Why Did Nobel Winner Peter Handke Have a Secret Passport From Milosevic-Era Yugoslavia?

The Intercept
November 6, 2019

The spring of 1999 was a busy time for Peter Handke, the controversial Austrian writer who won the Nobel Prize for Literature last month.

Back then, Handke was already criticized for several books that were regarded as denying the Serb genocide of Muslims in Bosnia. But after the U.S. and its NATO allies began a bombing campaign against Serb targets on March 25, Handke stepped even more deeply into wartime politics by traveling to Belgrade to express his solidarity with the isolated country and its strongman, Slobodan Milosevic. “My place is in Serbia if the NATO criminals bomb,” Handke said.

The 78-day bombing campaign, aimed at forcing Milosevic’s army out of Kosovo, ended on June 9, which was the same day Handke was in Vienna for the opening of his newest play, a thinly veiled critique of the war crimes trials underway against a number of Serbs, including Milosevic. These were highly polarizing times for Handke, and while his pro-Serb views were well known at the time, a chapter of his life was unfolding that has not been publicized until now.

On June 15, 1999, less than a week after the opening of his war crimes play, Handke obtained a Yugoslav passport from the Yugoslav embassy in Vienna. Under the law that prevailed at the time in Yugoslavia — which consisted of two republics, Serbia and far-smaller Montenegro — passports were issued to Yugoslav citizens only. It is not possible to determine from the available pages of Handke’s passport whether he also had taken Yugoslav citizenship alongside his Austrian citizenship, although the passport says “Yugoslav” under the heading of “Nationality.”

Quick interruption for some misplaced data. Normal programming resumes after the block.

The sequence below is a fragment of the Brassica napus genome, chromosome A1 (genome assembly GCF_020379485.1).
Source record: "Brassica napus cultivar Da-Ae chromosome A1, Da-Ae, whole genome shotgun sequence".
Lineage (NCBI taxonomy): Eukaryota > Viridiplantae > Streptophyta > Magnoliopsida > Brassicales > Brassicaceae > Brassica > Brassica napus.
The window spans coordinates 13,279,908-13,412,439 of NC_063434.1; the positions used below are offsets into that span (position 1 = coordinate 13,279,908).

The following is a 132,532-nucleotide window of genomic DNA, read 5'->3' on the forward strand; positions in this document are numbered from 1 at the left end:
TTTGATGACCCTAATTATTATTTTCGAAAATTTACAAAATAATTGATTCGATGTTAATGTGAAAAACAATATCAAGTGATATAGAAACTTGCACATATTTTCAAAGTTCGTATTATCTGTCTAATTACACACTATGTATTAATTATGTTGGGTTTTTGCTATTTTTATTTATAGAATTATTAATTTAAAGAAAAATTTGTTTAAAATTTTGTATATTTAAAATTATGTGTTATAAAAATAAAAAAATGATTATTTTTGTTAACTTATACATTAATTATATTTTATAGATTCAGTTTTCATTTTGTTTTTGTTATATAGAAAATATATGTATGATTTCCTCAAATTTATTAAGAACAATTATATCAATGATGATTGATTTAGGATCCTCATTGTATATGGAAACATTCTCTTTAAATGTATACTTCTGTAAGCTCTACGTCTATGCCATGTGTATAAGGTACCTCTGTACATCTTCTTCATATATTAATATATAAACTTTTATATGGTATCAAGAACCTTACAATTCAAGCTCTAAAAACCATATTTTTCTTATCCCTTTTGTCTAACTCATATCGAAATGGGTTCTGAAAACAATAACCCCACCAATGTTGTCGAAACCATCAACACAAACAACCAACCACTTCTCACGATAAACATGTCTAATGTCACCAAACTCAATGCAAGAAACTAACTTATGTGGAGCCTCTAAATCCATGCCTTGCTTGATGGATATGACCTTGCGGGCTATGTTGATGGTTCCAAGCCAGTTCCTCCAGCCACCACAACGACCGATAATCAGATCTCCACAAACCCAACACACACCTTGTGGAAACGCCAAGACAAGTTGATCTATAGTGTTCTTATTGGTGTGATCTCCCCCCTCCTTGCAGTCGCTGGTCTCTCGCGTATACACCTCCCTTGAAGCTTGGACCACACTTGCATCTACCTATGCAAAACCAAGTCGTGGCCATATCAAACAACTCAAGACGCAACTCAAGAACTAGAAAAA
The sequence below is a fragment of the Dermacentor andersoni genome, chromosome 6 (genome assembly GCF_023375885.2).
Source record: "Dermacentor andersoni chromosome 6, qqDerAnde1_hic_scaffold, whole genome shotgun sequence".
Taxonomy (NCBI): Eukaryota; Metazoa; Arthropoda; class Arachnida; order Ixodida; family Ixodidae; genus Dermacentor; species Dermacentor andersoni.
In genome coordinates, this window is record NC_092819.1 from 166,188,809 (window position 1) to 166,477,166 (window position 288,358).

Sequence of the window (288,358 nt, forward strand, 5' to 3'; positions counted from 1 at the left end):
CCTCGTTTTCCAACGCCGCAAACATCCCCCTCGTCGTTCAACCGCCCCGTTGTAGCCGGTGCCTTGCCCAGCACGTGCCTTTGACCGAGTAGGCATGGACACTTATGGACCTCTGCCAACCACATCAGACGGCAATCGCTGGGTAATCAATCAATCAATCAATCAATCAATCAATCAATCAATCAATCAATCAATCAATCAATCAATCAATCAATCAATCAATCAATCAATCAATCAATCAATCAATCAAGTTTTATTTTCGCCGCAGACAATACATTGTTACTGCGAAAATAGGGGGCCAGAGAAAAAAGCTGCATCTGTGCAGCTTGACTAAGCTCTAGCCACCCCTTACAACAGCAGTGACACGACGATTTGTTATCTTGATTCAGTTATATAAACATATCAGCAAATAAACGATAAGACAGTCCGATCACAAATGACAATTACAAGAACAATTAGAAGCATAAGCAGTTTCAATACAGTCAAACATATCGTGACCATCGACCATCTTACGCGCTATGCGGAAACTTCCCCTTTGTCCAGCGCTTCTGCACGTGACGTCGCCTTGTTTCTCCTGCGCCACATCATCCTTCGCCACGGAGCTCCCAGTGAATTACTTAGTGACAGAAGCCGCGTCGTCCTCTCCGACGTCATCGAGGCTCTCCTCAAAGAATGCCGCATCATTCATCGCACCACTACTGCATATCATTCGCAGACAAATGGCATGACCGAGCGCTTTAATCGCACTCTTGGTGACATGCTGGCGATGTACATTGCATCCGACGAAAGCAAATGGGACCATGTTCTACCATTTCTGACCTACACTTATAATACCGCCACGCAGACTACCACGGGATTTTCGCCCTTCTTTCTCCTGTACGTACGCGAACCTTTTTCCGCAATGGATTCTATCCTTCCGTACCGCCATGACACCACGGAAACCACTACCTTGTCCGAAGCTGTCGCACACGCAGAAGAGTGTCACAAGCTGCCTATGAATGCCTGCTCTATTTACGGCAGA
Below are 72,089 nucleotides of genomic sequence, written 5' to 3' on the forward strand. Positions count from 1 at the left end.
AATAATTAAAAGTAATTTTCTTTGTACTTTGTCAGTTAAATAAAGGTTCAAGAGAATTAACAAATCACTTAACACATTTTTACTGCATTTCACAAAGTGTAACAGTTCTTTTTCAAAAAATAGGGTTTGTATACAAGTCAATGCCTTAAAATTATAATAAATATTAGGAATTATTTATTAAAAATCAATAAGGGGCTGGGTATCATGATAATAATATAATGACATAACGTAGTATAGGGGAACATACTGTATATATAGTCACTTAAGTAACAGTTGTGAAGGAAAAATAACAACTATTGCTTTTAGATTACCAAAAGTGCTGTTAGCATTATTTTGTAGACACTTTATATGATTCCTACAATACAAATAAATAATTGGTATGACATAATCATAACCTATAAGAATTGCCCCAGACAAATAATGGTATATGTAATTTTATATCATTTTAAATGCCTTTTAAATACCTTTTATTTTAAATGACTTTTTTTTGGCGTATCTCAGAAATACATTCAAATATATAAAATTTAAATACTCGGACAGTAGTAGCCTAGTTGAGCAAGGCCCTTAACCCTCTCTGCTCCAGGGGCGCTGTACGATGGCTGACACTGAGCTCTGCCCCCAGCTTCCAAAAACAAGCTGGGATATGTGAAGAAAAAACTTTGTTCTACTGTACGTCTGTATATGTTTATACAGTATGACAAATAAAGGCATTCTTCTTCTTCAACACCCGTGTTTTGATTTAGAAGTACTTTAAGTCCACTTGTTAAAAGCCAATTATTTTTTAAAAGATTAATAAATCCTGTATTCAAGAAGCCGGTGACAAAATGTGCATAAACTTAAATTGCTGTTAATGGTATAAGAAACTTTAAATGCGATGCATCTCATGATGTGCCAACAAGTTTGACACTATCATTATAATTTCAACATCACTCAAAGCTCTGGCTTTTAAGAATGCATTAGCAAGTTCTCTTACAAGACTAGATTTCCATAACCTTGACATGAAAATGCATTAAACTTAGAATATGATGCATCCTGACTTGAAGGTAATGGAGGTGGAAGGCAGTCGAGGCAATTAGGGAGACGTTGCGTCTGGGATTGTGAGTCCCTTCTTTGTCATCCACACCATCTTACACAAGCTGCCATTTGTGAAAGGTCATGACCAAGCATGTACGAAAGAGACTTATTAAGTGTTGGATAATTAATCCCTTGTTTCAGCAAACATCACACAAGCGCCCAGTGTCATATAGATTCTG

Handke’s Yugoslav passport is important because of an ongoing international controversy over the Nobel organization giving what is considered the world’s most important literary prize to a writer accused of being a genocide apologist. Handke and his defenders, including the Nobel Committee for Literature and the Swedish Academy, which selected Handke for the 2019 award, have insisted that his books, plays, and interviews about Bosnia have been generally fair and even-handed.

The fact, undisclosed until now, that Handke had a Yugoslav passport would appear to be a new indicator of his actual sympathies and loyalties. In two of his most controversial books — “A Journey to the Rivers” and “Summer Addendum to a Winter’s Journey” — Handke has appeared to cast doubt on whether as many Muslims were killed by Serbs as reported. He has also appeared to suggest that the bloodiest mortar attacks on Sarajevo were committed by Muslims against themselves, to increase global outrage against the Serbs who started the war and were besieging Bosnia’s capital. About 100,000 people are estimated to have died in the 1992-1995 war, the greatest portion by far being Muslim civilians and soldiers. The worst massacre in European history since World War II occurred in 1995, when more than 8,000 Muslim men and boys were slaughtered by Serb forces in Srebrenica in what the International Criminal Tribunal for the former Yugoslavia has defined as genocide.

Handke’s Yugoslav passport has been hiding in plain sight — apparently unnoticed — for a while. In 2015, the Austrian National Library completed an online archive of texts and photos related to Handke’s work and life. The archive is a bit ungainly to navigate through. On a somewhat obscure page about Handke’s connections to Belgrade, there’s a sidebar with 18 thumbnail-sized photos, mostly of Belgrade landmarks. There are also two thumbnail photos of the cover and inside pages of Handke’s passport. (They had been deleted just before The Intercept published this story on Wednesday, but now they’re back online.)

The credit information on the photos says they are from the private collection of Hans Widrich. Contacted by The Intercept earlier this week, Widrich explained that for nearly a decade Handke had rented a cottage on his property in Salzburg. Widrich, now retired from his job as the longtime spokesperson for the Salzburg music festival, said that Handke had given him a number of personal items, including manuscripts and old passports that Widrich subsequently provided to the National Library.